Cracking the Elements

Author: Rebecca Mileham

Publisher: Weidenfeld & Nicolson

ISBN: 9781844039517


Page: 320

View: 8105

From the earliest-known elements to those named in 2016, this book takes a comprehensive look at the development of the periodic table - and reveals untold stories, unsung pioneers and plenty of fascinating science along the way. In twelve illustrated chapters, the book makes sense of the patterns and groups within the periodic table, introducing each of the 118 known elements individually and exploring questions including: - Why did the history of fizzy water give early chemistry a sparkle? - How did hydrogen reveal the structure of the atom? - What was the Bunsen burner's role in discovering new elements? - Which of the alkaline earth metals accounts for a kilogramme of your weight? - Why is Marie Curie such a scientific star? - How do tungsten and vanadium explain the secret of super-sharp Syrian swords? - Who discovered the most elements in the periodic table? - What made nihonium, element 113, such a wonderful new year's gift for Japan? - Is glass a liquid or a solid? - How did nitrogen fulfill the alchemists' dream? - Would you have smeared antimony on your face if you'd lived in ancient Egypt? - Why might naked mole rats have clues for surviving a heart attack? - How did the Haya people of Tanzania make steel 1500 years ago? - What makes xenon a great anaesthetic - and why can't all patients use it? - Might there be a pattern in yet undiscovered elements beyond number 118?

The Chemists' War


Author: Michael Freemantle

Publisher: Royal Society of Chemistry

ISBN: 1849739897

Category: History

Page: 342

View: 3844

The 1914-18 war has been referred to as the 'chemists' war' and to commemorate the centenary, this collection of essays will examine various facets of the role of chemistry in the First World War. Written by an experienced science writer, this book will be of interest to scientists and historians with an interest in this technologically challenging time.

The Science and Commerce of Whisky

Author: Ian Buxton,Paul S. Hughes

Publisher: Royal Society of Chemistry

ISBN: 1849731500

Category: Science

Page: 290

View: 6282

Worldwide - whisky has never been in better shape. Despite the recession, new distillation capacity is being added at a record pace and new consumers in new markets are entering the arena. Distillers are experimenting with new finishes, packaging and marketing techniques and amongst consumers there is a hunger for knowledge and informed commentary. The Science and Commerce of Whisky is written by two acknowledged authorities in the area and fills a significant gap in the literature. It will provide a uniquely authoritative overview of a developing and dynamic sector reflecting best current practice and combine this with a historical perspective, production expertise and insightful, expert market and marketing commentary. The style is readable and accessible and will appeal to undergraduates on appropriate degree courses, industry and craft practitioners and the many whisky enthusiasts around the world.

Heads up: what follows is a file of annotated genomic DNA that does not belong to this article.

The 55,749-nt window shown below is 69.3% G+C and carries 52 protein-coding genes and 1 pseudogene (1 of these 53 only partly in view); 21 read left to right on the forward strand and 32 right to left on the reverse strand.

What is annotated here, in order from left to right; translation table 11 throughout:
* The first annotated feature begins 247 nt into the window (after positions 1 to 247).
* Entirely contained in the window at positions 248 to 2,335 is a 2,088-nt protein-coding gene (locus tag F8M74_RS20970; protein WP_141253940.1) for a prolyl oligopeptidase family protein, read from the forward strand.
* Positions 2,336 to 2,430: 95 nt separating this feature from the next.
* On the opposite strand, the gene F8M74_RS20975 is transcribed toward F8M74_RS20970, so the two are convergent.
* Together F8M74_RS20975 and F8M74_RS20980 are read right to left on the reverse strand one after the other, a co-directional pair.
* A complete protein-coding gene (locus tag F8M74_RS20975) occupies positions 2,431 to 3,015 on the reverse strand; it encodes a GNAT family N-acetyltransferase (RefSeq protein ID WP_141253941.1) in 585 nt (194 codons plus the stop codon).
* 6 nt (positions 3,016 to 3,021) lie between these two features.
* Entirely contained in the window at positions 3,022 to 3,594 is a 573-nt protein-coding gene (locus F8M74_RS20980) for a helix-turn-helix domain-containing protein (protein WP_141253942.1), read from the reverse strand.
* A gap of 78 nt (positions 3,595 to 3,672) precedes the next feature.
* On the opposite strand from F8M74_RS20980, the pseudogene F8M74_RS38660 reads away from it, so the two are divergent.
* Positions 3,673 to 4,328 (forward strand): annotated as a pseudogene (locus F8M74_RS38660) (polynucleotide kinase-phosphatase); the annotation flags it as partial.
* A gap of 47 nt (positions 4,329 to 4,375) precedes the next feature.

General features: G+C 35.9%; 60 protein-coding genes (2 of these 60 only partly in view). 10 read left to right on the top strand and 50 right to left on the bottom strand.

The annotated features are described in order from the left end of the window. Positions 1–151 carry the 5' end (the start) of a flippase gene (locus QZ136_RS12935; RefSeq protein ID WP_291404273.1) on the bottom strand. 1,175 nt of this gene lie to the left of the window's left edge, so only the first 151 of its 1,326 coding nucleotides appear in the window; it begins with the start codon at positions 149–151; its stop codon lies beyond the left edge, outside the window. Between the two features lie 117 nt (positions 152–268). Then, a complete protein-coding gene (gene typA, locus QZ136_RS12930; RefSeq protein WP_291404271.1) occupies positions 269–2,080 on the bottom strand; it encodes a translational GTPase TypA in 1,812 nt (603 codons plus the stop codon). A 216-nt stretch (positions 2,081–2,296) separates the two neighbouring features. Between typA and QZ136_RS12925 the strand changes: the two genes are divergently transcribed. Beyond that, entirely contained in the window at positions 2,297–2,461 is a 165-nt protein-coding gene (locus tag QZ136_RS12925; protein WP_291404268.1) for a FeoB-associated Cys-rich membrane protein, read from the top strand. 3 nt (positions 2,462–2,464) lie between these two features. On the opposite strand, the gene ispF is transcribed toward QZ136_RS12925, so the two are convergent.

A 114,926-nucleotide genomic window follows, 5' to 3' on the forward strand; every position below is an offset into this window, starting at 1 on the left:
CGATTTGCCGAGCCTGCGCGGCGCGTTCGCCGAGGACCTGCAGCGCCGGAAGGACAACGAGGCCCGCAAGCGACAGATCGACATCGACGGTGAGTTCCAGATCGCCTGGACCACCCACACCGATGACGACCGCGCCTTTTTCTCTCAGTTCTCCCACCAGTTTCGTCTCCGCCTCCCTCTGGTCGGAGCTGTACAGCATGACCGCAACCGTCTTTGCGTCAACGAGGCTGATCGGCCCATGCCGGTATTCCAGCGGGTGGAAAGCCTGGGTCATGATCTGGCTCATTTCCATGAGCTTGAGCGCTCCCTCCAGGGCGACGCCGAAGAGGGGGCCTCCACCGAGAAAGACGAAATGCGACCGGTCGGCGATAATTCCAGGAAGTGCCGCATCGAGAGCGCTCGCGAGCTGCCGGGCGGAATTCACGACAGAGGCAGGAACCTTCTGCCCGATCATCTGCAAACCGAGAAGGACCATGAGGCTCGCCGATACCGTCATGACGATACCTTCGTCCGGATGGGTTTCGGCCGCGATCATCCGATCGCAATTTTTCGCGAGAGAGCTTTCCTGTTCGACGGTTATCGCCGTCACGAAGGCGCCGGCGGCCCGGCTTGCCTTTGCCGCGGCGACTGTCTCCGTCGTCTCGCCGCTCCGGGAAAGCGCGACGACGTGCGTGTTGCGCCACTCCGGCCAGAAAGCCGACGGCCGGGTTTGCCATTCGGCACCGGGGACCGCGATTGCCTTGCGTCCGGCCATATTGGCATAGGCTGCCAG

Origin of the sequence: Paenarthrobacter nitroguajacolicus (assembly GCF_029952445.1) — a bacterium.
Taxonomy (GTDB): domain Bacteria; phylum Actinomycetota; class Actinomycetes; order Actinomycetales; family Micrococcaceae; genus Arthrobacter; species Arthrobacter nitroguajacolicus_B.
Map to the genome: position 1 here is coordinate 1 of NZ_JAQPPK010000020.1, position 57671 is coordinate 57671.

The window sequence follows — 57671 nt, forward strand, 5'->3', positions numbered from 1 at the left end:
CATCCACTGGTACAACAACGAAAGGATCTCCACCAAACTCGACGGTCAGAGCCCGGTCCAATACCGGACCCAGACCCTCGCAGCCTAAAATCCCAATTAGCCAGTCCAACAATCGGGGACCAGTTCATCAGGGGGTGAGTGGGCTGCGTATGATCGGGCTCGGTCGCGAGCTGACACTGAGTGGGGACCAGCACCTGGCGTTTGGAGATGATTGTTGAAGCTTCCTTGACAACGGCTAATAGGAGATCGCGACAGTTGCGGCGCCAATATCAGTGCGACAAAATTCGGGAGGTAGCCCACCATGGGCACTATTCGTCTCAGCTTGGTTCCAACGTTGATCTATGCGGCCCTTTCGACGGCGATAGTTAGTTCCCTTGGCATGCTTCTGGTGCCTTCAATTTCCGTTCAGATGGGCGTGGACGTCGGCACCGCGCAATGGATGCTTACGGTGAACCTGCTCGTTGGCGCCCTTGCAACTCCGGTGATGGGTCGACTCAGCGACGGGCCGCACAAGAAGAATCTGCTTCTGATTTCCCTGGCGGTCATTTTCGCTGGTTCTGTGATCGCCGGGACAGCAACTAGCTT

Organic Stereochemistry

Author: Michael J. T. Robinson

Publisher: Oxford University Press on Demand

ISBN: 9780198792758

Category: Science

Page: 89

View: 6921

This book is an account for students of how the three-dimensional shapes of molecules influence their chemical and physical properties. It begins with the structures of molecules and then describes how such structures can be changed.

Secret Science of Superheroes

Author: Mark Lorch,Andy Miah

Publisher: Royal Society of Chemistry

ISBN: 1782624872

Category: Juvenile Fiction

Page: 227

View: 6835

Ever wondered what a superhero eats for breakfast? Do they need a special diet to feed their superpowers? The odd metabolisms of superheroes must mean they have strange dietary needs, from the high calorie diets to fuel flaming bodies and super speeds, to not so obvious requirements for vitamins and minerals. The Secret Science of Superheroes looks at the underpinning chemistry, physics and biology needed for their superpowers. Individual chapters look at synthesising elements on demand, genetic evolution and what superhero suits could be made of. By exploring these topics, the book introduces a wide range of scientific concepts, from protein chemistry to particle physics for a general scientifically interested audience. With contributions from leading science communicators the book hopes to answer some of these important questions rather than debunk or pick holes in the science of superheroes.

Media And Society

Critical Perspectives

Author: Burton, Graeme

Publisher: McGraw-Hill Education (UK)

ISBN: 0335227236

Category: Social Science

Page: 342

View: 318